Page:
Roaming Around The Beautiful City Of Taipei
Responding to an invitation to discuss the success of my US based financial company; I went to Taiwan as a key note speaker for a Forex management firm in Taipei City. After addressing the conference and sharing my basic approaches on handling money and business, my wife and I enjoyed the rest of the seven day tour to explore the rest of the capital which is separated from its mainland China by the threadlike Formosa Strait. Good food, great shopping areas, mountainous and forested region panorama and fun loving Taiwanese people settled on a moist tropical climate fascinated us.
I went in with a light heart and an open mind and was impressed at the long line of locals who fervently pray at the Long Shan Temple. In Taipei, there are certainly hundreds of temples, but this one is the most beautiful and popular. Upon entrance we were welcomed by a gentle fragrance of the lighted incense and the murmur of a small artificial pond with cascading waterfall laced with a koi carp. I like the scene where the young and old show that great enthusiasm to worship and sing at a very early hour. We walked in very quietly so as not to disturb their precious time of devotion and observe silence as we place our lighted incense at the main altar. The Dragon pillars of the Tadashi were so beautiful. The luxurious decoration lights up the temple and I can’t help but take a picture which is freely allowed. For every Taiwanese a temple is important because it is where their deities reside it can give advice on love, health, money and business. The temple has its own MRT line and is therefore easy to find. A few steps away we found the infamous Snake Market, a night market where the snake flesh and blood or bile of the snake is offered. As always with nasty Chinese food, they say it is good for health or virility.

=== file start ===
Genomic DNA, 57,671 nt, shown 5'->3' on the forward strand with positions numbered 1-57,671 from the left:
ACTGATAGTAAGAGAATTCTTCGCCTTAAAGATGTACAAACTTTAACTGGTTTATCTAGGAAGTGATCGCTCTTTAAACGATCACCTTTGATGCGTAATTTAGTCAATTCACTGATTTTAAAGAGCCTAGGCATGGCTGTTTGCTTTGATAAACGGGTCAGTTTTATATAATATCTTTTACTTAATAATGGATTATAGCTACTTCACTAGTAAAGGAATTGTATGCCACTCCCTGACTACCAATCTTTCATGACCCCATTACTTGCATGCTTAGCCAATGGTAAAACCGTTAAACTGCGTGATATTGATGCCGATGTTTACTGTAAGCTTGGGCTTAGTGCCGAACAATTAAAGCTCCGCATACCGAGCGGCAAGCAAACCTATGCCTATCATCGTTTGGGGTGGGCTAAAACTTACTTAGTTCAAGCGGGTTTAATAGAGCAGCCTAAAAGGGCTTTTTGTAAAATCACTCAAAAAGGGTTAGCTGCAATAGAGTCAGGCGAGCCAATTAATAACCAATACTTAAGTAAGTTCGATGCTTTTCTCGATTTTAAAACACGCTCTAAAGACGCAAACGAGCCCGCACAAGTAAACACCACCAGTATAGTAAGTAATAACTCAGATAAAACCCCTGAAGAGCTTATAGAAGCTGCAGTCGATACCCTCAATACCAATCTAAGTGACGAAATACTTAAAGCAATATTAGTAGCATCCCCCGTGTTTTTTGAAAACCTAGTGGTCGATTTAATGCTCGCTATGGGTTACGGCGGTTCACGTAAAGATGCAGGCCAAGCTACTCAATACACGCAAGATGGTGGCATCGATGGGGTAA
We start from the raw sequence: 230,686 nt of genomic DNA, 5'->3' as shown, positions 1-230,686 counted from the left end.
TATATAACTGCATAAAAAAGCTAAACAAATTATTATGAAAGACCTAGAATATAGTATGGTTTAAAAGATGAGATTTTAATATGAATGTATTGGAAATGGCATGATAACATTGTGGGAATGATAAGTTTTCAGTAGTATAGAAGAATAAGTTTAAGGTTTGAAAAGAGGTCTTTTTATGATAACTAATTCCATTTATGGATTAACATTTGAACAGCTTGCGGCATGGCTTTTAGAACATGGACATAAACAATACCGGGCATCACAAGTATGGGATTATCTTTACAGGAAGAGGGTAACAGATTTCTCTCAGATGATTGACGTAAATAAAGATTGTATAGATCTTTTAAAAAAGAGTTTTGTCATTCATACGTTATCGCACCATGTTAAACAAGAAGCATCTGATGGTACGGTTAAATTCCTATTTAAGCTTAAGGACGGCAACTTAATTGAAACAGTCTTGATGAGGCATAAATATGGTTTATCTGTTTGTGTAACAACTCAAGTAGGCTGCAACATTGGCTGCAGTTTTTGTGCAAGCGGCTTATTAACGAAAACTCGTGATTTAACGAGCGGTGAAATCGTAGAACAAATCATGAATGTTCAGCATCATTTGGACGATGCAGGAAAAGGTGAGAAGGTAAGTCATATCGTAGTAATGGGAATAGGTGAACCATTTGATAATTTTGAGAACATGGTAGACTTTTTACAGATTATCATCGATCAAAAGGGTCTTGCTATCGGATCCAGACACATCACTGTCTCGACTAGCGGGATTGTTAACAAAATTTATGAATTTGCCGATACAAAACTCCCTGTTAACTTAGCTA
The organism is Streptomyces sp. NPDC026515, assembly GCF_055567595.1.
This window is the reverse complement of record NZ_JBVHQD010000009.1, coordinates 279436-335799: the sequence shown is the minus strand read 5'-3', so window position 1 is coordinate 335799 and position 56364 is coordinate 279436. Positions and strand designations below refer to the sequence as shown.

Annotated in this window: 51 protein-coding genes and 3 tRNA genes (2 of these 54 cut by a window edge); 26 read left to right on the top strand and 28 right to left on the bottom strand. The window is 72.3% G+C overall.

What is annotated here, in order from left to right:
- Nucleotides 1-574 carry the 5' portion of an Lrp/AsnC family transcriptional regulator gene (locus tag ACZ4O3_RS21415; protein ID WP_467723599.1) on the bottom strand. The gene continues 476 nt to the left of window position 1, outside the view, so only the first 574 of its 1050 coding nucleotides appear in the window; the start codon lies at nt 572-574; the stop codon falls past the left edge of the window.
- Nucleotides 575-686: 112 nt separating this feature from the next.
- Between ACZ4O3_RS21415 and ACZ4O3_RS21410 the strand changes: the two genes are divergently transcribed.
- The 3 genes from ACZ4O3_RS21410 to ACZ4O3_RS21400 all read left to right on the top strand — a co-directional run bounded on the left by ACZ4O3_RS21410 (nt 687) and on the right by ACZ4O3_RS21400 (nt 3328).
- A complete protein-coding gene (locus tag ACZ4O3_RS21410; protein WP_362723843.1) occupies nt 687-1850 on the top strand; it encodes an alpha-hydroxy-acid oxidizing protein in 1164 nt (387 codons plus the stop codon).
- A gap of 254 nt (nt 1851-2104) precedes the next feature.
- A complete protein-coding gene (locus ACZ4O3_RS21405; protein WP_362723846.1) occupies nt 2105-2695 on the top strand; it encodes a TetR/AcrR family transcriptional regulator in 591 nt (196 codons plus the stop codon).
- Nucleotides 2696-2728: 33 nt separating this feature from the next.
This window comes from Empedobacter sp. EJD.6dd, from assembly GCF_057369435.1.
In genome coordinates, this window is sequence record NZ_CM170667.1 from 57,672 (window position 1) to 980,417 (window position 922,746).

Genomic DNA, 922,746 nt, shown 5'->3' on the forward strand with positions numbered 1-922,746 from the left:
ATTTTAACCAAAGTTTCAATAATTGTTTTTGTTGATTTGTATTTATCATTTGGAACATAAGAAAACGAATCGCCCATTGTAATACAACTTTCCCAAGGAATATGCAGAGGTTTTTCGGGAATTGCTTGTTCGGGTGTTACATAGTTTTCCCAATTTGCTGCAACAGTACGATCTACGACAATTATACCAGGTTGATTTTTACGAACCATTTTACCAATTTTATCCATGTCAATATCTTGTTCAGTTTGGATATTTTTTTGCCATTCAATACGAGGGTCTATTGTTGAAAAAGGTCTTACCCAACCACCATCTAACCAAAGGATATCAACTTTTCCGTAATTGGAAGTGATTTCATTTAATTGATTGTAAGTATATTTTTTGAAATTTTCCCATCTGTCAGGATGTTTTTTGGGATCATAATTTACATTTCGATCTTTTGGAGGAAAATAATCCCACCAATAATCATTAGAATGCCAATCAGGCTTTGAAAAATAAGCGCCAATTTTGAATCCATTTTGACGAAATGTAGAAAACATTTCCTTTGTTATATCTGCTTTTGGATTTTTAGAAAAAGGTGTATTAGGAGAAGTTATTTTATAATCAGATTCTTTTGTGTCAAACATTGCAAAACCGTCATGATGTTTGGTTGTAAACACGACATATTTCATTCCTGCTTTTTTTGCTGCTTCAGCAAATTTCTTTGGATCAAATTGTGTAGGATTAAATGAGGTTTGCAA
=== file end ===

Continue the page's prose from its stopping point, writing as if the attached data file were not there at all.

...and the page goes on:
A museum that holds treasures all the way from Beijing, the National Palace Museum has the largest collection of Chinese art historical objects. The antique collection consists of 650,000 artifacts of which only a small part can be shown to the public. One of the best highlights includes some ritual bronzes from the last two Pre-Christian centuries and they alone are worth the visit to this museum. The other pieces that holds so much interest are jade carvings, calligraphy scroll arts, Buddhist art and many more. Located just outside the city but easily reached by a car the Taipei Zoo is an attractive enclosure that showcases many different kind of animals. The special attractions are its famous residents the giant pandas and the cute koalas. We also get to see many of the native animals of Taiwan that we might not necessarily get face to face with in the wild. Our visit to the museum of the insects inside the zoo allowed us to interact with the butterflies on their green house garden. We went on a Saturday morning and it was full of tourists and children having an educational trip to see the pandas. The size of the zoo is enormous and holds so many amusing animals that will capture the hearts of animal lovers, children and tourists. With affordable ticket prices it is a must to visit this zoo.